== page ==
June 19, 2015
Last Friday night, Rod Ryan from 94.5 The Buzz jumped onstage at Fitzgerald’s to introduce Houston-based Lost Element at the release party for the Houston band's new single, “25.” “We’ve believed in them from Day 1, and these guys have never been on fire like they are right now,” the DJ said. “It’s my pleasure to introduce to you...Lost Element!” And with that, the five members took the stage one at a time before jumping straight into “No Promises.”
Now, as much as I try to stay on top of the local music scene, bands will sometimes slip through the cracks; I’m just not sure how this one did. On first impression, they’re as professional as they come, and I haven’t seen a local act more serious about their career since first catching wind of New York City Queens in 2011.
It’s quite impressive that, without the help of a record label, Lost Element has set up a brand (including a symbol), acquired management from CO5, and has accumulated some bells and whistles for live performances, which includes their own lighting and a small group of videographers. But what’s important to remember is that all of the money and gear in the world doesn’t make a band, and no one is more aware of that than the members of Lost Element.
As the group worked through the 12-song, one-hour set list, they showed more than just musical talent. Sure, they’ve got enough to go around, but they’ve successfully nailed down how to engage a crowd, which is getting harder and harder to do these days. Whether it’s a conscious decision or not, the men of Lost Element move around and own the stage with a charisma that usually isn’t seen in smaller, undiscovered acts. But somehow, the energy of the group — especially that of lead vocalist, Omar Lopez — could someday mean these guys are playing sold-out shows at Reliant Arena.
And therein lies Lost Element's glory. Even though they were playing to a large crowd in the upstairs room at Fitzgerald’s, the concert still felt like a larger-than-life experience — even for someone hearing the band for the first time. As they made their way through tracks like “A Place For Me” and “Stereo Dream,” the title track for their upcoming full-length album, I found myself quickly becoming a believer in Lost Element. But I was equally impressed when violinist Heather Rayleen was brought onstage to play during “1,000 Miles” before contributing guest vocals to their track “Imagined Blame.”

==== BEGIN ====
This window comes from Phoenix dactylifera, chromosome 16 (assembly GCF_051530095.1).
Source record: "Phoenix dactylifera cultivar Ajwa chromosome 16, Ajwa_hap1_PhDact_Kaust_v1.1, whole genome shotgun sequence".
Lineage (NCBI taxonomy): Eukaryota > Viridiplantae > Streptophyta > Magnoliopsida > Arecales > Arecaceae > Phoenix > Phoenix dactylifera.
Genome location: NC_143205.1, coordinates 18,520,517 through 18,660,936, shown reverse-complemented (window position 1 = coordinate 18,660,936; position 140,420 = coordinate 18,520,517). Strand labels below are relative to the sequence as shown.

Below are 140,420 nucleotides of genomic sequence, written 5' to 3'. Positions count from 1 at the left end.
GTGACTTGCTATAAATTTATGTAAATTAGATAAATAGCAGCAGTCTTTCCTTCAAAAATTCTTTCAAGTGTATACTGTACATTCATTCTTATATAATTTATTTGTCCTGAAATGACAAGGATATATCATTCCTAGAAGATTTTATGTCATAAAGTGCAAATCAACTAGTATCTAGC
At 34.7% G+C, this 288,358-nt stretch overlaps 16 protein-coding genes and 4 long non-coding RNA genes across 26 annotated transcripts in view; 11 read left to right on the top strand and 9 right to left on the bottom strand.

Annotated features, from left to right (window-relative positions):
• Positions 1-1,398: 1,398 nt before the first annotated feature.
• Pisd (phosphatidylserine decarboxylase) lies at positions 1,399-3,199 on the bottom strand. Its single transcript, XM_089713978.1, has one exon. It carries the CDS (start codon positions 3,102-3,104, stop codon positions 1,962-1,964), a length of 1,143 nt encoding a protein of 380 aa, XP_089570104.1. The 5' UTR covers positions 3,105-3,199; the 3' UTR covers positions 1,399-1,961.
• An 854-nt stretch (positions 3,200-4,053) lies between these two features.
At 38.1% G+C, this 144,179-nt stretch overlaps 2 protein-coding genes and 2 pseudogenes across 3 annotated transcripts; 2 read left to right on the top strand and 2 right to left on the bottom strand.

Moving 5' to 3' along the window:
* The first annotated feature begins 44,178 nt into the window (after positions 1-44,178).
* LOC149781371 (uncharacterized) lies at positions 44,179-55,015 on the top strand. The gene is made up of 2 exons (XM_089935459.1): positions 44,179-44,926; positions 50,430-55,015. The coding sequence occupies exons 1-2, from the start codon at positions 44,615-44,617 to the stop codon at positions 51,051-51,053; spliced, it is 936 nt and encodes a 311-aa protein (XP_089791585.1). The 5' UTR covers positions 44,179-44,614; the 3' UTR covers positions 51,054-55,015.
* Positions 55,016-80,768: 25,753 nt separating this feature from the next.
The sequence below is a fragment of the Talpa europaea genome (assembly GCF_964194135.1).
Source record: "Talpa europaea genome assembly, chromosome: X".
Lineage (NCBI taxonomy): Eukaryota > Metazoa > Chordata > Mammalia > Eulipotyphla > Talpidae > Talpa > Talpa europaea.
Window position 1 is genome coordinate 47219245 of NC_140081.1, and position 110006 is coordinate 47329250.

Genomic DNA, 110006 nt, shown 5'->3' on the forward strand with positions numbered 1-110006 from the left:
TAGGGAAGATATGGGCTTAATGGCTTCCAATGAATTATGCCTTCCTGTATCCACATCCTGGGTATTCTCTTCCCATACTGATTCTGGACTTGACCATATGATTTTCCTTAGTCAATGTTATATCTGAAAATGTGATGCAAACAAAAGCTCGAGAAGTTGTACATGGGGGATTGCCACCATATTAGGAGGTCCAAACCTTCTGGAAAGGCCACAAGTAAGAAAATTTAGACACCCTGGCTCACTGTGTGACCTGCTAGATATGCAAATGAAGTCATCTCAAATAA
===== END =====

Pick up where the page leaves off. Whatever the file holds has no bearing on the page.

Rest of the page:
The group then left the stage, while drummer Brian Barrett performed an electrifying drum solo. And just when you thought he was done, he hopped up to play yet another drum solo on the bongos while Lopez jumped on the drums. And though the energy in the room was already high, it was what the crowd needed to keep up momentum for the show’s final few tracks.
When the band came back onstage to finish out the set, keyboardist Frank Vazquez jumped on guitar to help with “This Is What You Get,” a high-energy track that incorporated pieces of The Outfield’s “Your Love,” Walk the Moon’s “Shut Up and Dance,” and Justin Timberlake’s “SexyBack.” With each interaction between guitarist Trace Sisson and bassist Kenneth Conton, it was hard not to flash back to last fall's Bastille show at NRG Arena. It’s amazing to me that, despite what talent Bastille does have, that a band like Lost Element has yet to be picked up and signed by a record label.
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Then again, that could all change very soon.
You see, not only was Friday night Lost Element's kickoff party for “25,” it was also a celebration of the start of their radio campaign and success for the music video for said single. The band is currently working for a fall release date for their album, Stereo Dream, which could come around the same time as their upcoming full U.S. tour with Portland-area group The Cry. And with an opening spot on next month's Bud Light Weenie Roast at the Woodlands Pavilion, hosted by The Buzz, it’s clear that Lost Element has continually made the right turns to take them down the road they’re traveling.
The Openers: Four-piece If the War Should End opened the evening and blew me out of the water. They have a diverse sound that remains cohesive and refreshing, and is very radio-friendly. Second act onstage was King Finn. If I had to guess, a lot of these guys have graduated from former hardcore or pop-punk acts, and they’ve got the chops to prove it. Sometimes they reminded me of Coheed and Cambria, other times I was getting a Head Automatica vibe (especially from the the vocalist).
The Crowd: A mixture of family, friends and fans; exactly what you’d want to see for a local act playing such a big show.
Random Notebook Dump: “That’s the real shit, dude” — A man in his thirties wearing light-up, neon orange glasses to his friends after Rod Ryan introduced Lost Element.